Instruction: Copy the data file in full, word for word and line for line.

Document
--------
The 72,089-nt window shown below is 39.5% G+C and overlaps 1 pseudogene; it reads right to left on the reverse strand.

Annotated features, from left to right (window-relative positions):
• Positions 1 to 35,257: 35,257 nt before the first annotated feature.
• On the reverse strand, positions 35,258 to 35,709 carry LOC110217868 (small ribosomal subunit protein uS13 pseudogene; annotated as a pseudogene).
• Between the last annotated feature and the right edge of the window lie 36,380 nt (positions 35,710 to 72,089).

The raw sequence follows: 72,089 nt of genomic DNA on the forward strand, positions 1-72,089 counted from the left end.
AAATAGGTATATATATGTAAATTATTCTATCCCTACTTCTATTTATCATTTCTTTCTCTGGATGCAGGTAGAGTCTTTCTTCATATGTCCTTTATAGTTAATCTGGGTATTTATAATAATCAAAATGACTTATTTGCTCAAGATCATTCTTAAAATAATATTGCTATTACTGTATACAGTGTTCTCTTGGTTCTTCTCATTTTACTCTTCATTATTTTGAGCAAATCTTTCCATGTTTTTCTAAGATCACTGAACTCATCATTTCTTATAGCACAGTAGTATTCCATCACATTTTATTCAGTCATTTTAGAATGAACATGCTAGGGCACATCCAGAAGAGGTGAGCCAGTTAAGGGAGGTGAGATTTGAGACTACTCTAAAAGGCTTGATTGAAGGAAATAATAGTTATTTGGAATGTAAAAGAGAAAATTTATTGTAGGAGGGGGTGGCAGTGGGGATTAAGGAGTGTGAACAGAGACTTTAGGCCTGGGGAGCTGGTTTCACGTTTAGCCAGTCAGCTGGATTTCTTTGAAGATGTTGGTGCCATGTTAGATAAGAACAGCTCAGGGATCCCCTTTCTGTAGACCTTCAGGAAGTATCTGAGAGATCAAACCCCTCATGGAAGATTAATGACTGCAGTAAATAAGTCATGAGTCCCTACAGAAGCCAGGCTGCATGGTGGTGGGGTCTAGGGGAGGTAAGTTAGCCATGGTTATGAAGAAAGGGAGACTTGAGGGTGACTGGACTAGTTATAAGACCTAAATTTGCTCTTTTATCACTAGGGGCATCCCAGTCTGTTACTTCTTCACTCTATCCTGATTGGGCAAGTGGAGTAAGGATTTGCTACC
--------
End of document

The 72,089-nt window shown below is 39.5% G+C and overlaps 1 pseudogene; it reads right to left on the reverse strand.

Annotated features, from left to right (window-relative positions):
• Positions 1 to 35,257: 35,257 nt before the first annotated feature.
• On the reverse strand, positions 35,258 to 35,709 carry LOC110217868 (small ribosomal subunit protein uS13 pseudogene; annotated as a pseudogene).
• Between the last annotated feature and the right edge of the window lie 36,380 nt (positions 35,710 to 72,089).

The raw sequence follows: 72,089 nt of genomic DNA on the forward strand, positions 1-72,089 counted from the left end.
AAATAGGTATATATATGTAAATTATTCTATCCCTACTTCTATTTATCATTTCTTTCTCTGGATGCAGGTAGAGTCTTTCTTCATATGTCCTTTATAGTTAATCTGGGTATTTATAATAATCAAAATGACTTATTTGCTCAAGATCATTCTTAAAATAATATTGCTATTACTGTATACAGTGTTCTCTTGGTTCTTCTCATTTTACTCTTCATTATTTTGAGCAAATCTTTCCATGTTTTTCTAAGATCACTGAACTCATCATTTCTTATAGCACAGTAGTATTCCATCACATTTTATTCAGTCATTTTAGAATGAACATGCTAGGGCACATCCAGAAGAGGTGAGCCAGTTAAGGGAGGTGAGATTTGAGACTACTCTAAAAGGCTTGATTGAAGGAAATAATAGTTATTTGGAATGTAAAAGAGAAAATTTATTGTAGGAGGGGGTGGCAGTGGGGATTAAGGAGTGTGAACAGAGACTTTAGGCCTGGGGAGCTGGTTTCACGTTTAGCCAGTCAGCTGGATTTCTTTGAAGATGTTGGTGCCATGTTAGATAAGAACAGCTCAGGGATCCCCTTTCTGTAGACCTTCAGGAAGTATCTGAGAGATCAAACCCCTCATGGAAGATTAATGACTGCAGTAAATAAGTCATGAGTCCCTACAGAAGCCAGGCTGCATGGTGGTGGGGTCTAGGGGAGGTAAGTTAGCCATGGTTATGAAGAAAGGGAGACTTGAGGGTGACTGGACTAGTTATAAGACCTAAATTTGCTCTTTTATCACTAGGGGCATCCCAGTCTGTTACTTCTTCACTCTATCCTGATTGGGCAAGTGGAGTAAGGATTTGCTACC